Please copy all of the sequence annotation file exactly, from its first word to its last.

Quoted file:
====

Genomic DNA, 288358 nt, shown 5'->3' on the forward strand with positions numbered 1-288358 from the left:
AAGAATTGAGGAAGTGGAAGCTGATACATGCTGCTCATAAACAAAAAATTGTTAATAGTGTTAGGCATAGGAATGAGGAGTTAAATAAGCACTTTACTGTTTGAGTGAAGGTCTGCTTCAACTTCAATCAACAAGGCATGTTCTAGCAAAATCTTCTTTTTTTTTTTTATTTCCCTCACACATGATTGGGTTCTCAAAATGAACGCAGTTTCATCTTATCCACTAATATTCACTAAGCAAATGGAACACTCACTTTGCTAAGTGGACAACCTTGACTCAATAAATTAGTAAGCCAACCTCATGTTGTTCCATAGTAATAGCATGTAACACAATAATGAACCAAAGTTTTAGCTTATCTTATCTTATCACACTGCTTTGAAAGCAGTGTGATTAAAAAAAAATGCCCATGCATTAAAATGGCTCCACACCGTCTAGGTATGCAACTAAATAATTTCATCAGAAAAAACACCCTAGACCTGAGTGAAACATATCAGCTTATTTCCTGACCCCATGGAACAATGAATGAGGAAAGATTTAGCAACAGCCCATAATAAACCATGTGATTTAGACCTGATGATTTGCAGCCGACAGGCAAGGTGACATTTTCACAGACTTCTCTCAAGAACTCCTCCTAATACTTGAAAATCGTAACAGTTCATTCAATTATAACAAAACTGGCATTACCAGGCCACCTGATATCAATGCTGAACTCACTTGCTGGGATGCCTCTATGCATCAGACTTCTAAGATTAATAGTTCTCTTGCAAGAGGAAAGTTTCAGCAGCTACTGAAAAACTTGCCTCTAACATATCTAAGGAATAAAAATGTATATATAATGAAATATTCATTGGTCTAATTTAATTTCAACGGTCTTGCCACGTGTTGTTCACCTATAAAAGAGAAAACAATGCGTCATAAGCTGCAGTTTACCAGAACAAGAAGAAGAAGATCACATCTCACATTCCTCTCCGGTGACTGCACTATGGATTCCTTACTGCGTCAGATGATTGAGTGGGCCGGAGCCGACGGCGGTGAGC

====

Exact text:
Genomic DNA, 288358 nt, shown 5'->3' on the forward strand with positions numbered 1-288358 from the left:
AAGAATTGAGGAAGTGGAAGCTGATACATGCTGCTCATAAACAAAAAATTGTTAATAGTGTTAGGCATAGGAATGAGGAGTTAAATAAGCACTTTACTGTTTGAGTGAAGGTCTGCTTCAACTTCAATCAACAAGGCATGTTCTAGCAAAATCTTCTTTTTTTTTTTTATTTCCCTCACACATGATTGGGTTCTCAAAATGAACGCAGTTTCATCTTATCCACTAATATTCACTAAGCAAATGGAACACTCACTTTGCTAAGTGGACAACCTTGACTCAATAAATTAGTAAGCCAACCTCATGTTGTTCCATAGTAATAGCATGTAACACAATAATGAACCAAAGTTTTAGCTTATCTTATCTTATCACACTGCTTTGAAAGCAGTGTGATTAAAAAAAAATGCCCATGCATTAAAATGGCTCCACACCGTCTAGGTATGCAACTAAATAATTTCATCAGAAAAAACACCCTAGACCTGAGTGAAACATATCAGCTTATTTCCTGACCCCATGGAACAATGAATGAGGAAAGATTTAGCAACAGCCCATAATAAACCATGTGATTTAGACCTGATGATTTGCAGCCGACAGGCAAGGTGACATTTTCACAGACTTCTCTCAAGAACTCCTCCTAATACTTGAAAATCGTAACAGTTCATTCAATTATAACAAAACTGGCATTACCAGGCCACCTGATATCAATGCTGAACTCACTTGCTGGGATGCCTCTATGCATCAGACTTCTAAGATTAATAGTTCTCTTGCAAGAGGAAAGTTTCAGCAGCTACTGAAAAACTTGCCTCTAACATATCTAAGGAATAAAAATGTATATATAATGAAATATTCATTGGTCTAATTTAATTTCAACGGTCTTGCCACGTGTTGTTCACCTATAAAAGAGAAAACAATGCGTCATAAGCTGCAGTTTACCAGAACAAGAAGAAGAAGATCACATCTCACATTCCTCTCCGGTGACTGCACTATGGATTCCTTACTGCGTCAGATGATTGAGTGGGCCGGAGCCGACGGCGGTGAGC